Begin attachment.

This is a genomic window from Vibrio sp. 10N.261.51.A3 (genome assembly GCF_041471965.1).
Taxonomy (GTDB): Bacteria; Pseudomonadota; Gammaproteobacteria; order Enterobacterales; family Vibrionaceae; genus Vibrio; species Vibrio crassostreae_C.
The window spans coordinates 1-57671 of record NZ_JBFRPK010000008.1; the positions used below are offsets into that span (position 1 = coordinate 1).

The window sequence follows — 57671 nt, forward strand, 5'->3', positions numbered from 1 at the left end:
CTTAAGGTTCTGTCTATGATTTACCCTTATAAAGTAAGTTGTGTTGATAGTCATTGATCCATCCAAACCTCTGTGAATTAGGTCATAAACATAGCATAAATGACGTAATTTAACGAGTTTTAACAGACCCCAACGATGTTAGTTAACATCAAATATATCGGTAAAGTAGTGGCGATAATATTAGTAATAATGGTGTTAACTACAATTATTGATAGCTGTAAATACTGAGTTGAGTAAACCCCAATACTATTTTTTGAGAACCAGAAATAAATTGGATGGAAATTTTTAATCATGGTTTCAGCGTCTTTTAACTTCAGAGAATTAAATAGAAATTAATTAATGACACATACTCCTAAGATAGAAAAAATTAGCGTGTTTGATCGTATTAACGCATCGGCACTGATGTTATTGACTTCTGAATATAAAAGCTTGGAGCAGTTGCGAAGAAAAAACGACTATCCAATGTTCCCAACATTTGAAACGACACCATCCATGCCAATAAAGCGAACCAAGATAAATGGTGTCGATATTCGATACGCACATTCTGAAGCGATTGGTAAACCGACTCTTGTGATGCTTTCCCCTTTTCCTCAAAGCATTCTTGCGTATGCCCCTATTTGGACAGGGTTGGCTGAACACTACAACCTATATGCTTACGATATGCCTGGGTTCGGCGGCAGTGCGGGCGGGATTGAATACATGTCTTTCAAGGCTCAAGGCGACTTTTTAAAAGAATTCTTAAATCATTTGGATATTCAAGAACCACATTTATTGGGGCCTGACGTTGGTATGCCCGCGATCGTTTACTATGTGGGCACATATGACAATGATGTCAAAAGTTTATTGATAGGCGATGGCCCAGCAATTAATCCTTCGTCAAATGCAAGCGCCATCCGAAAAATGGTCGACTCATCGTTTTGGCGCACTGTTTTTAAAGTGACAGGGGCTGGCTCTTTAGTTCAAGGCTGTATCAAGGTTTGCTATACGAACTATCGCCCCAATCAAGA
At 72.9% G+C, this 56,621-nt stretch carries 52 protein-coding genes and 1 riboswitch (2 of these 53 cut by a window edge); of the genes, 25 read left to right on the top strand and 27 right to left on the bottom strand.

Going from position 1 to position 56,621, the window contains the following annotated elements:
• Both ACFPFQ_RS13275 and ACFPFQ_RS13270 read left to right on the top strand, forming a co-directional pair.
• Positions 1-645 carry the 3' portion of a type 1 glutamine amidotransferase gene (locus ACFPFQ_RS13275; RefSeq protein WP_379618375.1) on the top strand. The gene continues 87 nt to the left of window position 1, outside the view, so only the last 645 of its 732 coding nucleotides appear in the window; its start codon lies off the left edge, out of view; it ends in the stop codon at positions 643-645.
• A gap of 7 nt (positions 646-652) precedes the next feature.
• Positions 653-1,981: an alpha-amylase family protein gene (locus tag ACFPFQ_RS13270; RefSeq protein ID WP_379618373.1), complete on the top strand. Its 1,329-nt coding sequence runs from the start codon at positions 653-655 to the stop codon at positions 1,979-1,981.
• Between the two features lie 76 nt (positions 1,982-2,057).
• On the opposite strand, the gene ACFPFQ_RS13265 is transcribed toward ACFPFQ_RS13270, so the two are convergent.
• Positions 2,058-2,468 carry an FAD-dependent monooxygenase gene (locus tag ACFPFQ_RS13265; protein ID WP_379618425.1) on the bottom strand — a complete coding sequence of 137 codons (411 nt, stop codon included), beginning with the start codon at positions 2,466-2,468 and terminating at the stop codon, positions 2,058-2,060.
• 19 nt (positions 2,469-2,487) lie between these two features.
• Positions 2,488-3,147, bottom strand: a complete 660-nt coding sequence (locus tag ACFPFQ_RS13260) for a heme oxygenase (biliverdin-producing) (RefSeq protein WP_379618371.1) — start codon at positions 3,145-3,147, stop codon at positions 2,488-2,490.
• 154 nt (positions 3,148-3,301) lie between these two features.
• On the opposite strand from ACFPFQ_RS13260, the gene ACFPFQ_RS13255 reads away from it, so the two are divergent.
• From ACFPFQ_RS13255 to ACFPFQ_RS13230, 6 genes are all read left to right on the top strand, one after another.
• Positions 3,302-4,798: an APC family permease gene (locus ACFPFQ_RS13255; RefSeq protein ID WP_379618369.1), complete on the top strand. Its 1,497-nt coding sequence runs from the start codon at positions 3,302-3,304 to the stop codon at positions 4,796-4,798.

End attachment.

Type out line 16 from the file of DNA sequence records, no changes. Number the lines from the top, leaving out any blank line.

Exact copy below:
• Positions 2,488-3,147, bottom strand: a complete 660-nt coding sequence (locus tag ACFPFQ_RS13260) for a heme oxygenase (biliverdin-producing) (RefSeq protein WP_379618371.1) — start codon at positions 3,145-3,147, stop codon at positions 2,488-2,490.